How can we put the recent events in Washington, D.C., into some kind of historical, educational context for our kids? When I was growing up, the most shocking world event was the Space Shuttle Challenger blowing up—certainly a big deal, but not quite on par with what we’ve witnessed the past four years (and the past two weeks in particular).
On the eve of Joe Biden’s inauguration, Rashi School eighth grade language arts and history teacher Zach Albert talked to JewishBoston about how to situate this historic moment for our kids.
How are you talking to your students about the insurrection?
Middle school students had an opportunity during our minyan to talk about the event with our rabbi: What did they notice? What were they wondering? How did they feel? I was really glad there was that space and opportunity for students to share their initial reactions and thoughts, and they shared what they saw, asked really insightful and difficult questions and also recognized the magnitude of the shock.
Speaking broadly, and I say this to my class all the time, language shapes history; words impact memory. In my eighth grade history class, we recently discussed Kristallnacht, or the Night of Broken Glass, on Nov. 9-10, 1938. This references the broken glass from windows of synagogues and Jewish homes and businesses. But scholars also reference that night as the “November pogrom,” so that title situates the event within the larger context of historic European state-sanctioned, violent, anti-Jewish attacks. So there are two names for the same event, but they produced two different meanings or memories. One focuses on property and one focuses on people. To speak about Jan. 6, 2020, in those terms, I pose that question to my students: What do we call it? And why does it matter what we call it?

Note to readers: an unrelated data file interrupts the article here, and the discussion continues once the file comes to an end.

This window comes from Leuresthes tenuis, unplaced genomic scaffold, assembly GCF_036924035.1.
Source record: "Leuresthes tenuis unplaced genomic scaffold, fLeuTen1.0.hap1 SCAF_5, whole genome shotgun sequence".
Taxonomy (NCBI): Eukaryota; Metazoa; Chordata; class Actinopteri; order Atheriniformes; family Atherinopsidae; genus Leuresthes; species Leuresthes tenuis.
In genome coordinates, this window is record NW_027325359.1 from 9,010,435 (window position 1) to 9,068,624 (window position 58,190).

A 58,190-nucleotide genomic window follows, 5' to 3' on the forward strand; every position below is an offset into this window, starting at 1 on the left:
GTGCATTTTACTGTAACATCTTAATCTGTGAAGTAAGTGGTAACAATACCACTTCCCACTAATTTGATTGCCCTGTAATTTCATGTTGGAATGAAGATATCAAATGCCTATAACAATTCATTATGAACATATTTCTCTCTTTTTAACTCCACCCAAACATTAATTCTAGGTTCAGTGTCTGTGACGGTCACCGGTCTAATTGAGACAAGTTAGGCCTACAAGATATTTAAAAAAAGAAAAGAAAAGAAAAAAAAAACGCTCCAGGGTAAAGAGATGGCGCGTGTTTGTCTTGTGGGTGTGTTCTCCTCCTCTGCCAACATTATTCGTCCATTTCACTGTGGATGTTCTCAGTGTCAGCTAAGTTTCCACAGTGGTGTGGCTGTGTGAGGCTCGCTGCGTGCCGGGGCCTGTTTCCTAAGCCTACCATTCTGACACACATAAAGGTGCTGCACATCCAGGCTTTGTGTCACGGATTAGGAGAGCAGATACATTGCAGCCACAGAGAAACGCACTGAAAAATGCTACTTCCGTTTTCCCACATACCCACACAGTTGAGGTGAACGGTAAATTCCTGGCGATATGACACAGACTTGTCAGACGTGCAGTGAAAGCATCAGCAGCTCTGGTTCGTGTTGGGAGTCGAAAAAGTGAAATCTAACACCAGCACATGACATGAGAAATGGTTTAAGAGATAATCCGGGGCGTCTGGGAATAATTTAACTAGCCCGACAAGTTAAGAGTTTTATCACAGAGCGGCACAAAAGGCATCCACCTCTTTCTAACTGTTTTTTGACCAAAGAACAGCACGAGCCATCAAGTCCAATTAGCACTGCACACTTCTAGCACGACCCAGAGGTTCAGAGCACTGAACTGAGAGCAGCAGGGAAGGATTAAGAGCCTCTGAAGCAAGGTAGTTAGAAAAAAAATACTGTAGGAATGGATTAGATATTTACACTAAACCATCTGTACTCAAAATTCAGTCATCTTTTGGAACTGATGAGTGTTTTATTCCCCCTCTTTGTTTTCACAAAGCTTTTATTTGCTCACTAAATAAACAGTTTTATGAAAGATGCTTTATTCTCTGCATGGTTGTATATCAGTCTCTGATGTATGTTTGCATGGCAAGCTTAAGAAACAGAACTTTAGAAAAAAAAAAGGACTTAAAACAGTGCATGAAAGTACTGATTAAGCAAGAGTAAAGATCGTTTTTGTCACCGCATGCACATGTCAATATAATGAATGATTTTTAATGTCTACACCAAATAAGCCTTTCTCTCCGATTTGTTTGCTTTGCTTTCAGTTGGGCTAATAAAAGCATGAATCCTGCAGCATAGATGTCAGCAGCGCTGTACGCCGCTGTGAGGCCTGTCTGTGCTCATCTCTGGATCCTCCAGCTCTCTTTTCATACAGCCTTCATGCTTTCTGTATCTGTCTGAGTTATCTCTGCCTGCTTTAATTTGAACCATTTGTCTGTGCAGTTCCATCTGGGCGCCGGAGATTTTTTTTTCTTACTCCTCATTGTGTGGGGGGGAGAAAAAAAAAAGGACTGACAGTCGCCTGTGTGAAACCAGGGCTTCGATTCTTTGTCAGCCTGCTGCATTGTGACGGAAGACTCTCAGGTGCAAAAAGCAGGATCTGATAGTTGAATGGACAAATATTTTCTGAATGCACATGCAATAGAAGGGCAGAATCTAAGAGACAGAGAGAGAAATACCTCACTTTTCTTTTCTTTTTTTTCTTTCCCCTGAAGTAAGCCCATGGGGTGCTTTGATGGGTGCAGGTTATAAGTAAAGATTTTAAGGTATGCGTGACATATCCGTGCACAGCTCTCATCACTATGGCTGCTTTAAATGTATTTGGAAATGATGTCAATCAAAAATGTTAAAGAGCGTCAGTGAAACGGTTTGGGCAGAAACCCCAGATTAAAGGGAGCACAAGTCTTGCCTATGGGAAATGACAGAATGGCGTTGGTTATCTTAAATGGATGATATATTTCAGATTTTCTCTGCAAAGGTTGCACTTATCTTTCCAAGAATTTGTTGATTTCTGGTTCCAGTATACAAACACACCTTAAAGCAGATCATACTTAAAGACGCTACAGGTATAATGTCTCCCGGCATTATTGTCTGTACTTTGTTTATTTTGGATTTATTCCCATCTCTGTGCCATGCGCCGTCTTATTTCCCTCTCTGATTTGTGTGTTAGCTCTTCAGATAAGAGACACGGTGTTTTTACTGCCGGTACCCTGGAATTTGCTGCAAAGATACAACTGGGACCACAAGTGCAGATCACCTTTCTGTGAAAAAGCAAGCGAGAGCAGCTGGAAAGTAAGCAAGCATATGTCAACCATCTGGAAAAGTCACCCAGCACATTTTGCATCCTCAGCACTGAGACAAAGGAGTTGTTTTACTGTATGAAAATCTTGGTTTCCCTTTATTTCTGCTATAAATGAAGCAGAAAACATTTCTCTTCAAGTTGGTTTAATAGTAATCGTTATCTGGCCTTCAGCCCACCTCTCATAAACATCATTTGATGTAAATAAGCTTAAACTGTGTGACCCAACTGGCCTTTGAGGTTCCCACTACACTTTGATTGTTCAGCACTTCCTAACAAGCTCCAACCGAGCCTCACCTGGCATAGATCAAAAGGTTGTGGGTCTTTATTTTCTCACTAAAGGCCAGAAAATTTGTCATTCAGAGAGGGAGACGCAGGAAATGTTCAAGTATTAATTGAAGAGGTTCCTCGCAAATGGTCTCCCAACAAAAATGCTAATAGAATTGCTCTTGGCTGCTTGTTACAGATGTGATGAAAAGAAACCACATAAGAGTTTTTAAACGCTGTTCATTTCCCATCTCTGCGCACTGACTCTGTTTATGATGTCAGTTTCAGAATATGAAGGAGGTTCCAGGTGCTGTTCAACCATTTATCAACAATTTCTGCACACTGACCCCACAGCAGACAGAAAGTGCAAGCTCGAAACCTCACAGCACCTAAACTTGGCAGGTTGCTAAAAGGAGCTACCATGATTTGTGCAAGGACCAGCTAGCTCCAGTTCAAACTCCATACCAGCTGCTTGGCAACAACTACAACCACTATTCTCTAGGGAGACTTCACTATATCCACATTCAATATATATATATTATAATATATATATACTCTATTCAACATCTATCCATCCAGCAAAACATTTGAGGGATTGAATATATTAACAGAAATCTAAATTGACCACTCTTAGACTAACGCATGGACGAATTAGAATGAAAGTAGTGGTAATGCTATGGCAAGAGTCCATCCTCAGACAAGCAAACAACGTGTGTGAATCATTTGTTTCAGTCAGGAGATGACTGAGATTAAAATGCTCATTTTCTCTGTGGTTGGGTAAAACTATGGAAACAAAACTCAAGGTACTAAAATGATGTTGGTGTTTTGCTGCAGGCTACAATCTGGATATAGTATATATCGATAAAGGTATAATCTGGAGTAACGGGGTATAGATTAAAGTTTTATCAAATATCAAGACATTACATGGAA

So we brainstormed, shared all the various titles we had heard in the news and social media—protest, revolution, riot, insurrection. Which word might be the most helpful in trying to make meaning of that event today, and then also trying to think 50 years from now, what’s the best word?